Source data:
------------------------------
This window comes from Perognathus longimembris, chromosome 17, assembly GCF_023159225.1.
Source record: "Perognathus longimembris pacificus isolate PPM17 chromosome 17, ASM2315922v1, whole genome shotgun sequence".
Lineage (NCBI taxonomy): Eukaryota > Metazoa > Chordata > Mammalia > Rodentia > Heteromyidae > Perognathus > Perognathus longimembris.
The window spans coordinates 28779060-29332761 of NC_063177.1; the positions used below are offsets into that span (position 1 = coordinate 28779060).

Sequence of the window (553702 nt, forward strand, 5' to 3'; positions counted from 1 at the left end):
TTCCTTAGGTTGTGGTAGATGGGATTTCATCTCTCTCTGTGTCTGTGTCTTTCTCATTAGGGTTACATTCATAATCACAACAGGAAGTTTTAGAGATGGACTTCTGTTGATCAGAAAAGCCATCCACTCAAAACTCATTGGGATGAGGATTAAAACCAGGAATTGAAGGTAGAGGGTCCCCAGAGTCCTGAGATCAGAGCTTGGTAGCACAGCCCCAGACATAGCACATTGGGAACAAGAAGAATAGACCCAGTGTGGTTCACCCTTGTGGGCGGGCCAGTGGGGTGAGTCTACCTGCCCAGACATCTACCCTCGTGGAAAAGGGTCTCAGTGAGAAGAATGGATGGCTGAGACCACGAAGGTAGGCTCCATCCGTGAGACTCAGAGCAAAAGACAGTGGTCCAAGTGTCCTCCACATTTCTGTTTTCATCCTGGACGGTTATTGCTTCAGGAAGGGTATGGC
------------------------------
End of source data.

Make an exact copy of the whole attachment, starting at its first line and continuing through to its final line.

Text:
This window comes from Perognathus longimembris, chromosome 17, assembly GCF_023159225.1.
Source record: "Perognathus longimembris pacificus isolate PPM17 chromosome 17, ASM2315922v1, whole genome shotgun sequence".
Lineage (NCBI taxonomy): Eukaryota > Metazoa > Chordata > Mammalia > Rodentia > Heteromyidae > Perognathus > Perognathus longimembris.
The window spans coordinates 28779060-29332761 of NC_063177.1; the positions used below are offsets into that span (position 1 = coordinate 28779060).

Sequence of the window (553702 nt, forward strand, 5' to 3'; positions counted from 1 at the left end):
TTCCTTAGGTTGTGGTAGATGGGATTTCATCTCTCTCTGTGTCTGTGTCTTTCTCATTAGGGTTACATTCATAATCACAACAGGAAGTTTTAGAGATGGACTTCTGTTGATCAGAAAAGCCATCCACTCAAAACTCATTGGGATGAGGATTAAAACCAGGAATTGAAGGTAGAGGGTCCCCAGAGTCCTGAGATCAGAGCTTGGTAGCACAGCCCCAGACATAGCACATTGGGAACAAGAAGAATAGACCCAGTGTGGTTCACCCTTGTGGGCGGGCCAGTGGGGTGAGTCTACCTGCCCAGACATCTACCCTCGTGGAAAAGGGTCTCAGTGAGAAGAATGGATGGCTGAGACCACGAAGGTAGGCTCCATCCGTGAGACTCAGAGCAAAAGACAGTGGTCCAAGTGTCCTCCACATTTCTGTTTTCATCCTGGACGGTTATTGCTTCAGGAAGGGTATGGC